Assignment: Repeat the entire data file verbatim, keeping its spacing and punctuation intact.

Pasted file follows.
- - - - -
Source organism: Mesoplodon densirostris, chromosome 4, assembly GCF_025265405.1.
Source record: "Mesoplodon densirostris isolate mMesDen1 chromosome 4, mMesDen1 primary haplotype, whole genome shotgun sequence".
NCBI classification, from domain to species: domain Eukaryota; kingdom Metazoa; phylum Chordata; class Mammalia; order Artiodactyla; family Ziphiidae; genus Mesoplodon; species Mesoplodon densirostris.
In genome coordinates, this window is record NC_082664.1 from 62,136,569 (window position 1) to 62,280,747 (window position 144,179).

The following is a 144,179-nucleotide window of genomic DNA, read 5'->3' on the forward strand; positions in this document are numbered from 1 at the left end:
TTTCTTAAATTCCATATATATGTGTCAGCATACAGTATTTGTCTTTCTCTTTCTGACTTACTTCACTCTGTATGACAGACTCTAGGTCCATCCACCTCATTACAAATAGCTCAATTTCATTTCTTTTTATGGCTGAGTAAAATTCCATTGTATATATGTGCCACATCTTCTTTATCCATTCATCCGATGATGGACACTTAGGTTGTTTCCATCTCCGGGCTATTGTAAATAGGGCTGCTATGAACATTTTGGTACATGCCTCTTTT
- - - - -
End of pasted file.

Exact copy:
Source organism: Mesoplodon densirostris, chromosome 4, assembly GCF_025265405.1.
Source record: "Mesoplodon densirostris isolate mMesDen1 chromosome 4, mMesDen1 primary haplotype, whole genome shotgun sequence".
NCBI classification, from domain to species: domain Eukaryota; kingdom Metazoa; phylum Chordata; class Mammalia; order Artiodactyla; family Ziphiidae; genus Mesoplodon; species Mesoplodon densirostris.
In genome coordinates, this window is record NC_082664.1 from 62,136,569 (window position 1) to 62,280,747 (window position 144,179).

The following is a 144,179-nucleotide window of genomic DNA, read 5'->3' on the forward strand; positions in this document are numbered from 1 at the left end:
TTTCTTAAATTCCATATATATGTGTCAGCATACAGTATTTGTCTTTCTCTTTCTGACTTACTTCACTCTGTATGACAGACTCTAGGTCCATCCACCTCATTACAAATAGCTCAATTTCATTTCTTTTTATGGCTGAGTAAAATTCCATTGTATATATGTGCCACATCTTCTTTATCCATTCATCCGATGATGGACACTTAGGTTGTTTCCATCTCCGGGCTATTGTAAATAGGGCTGCTATGAACATTTTGGTACATGCCTCTTTT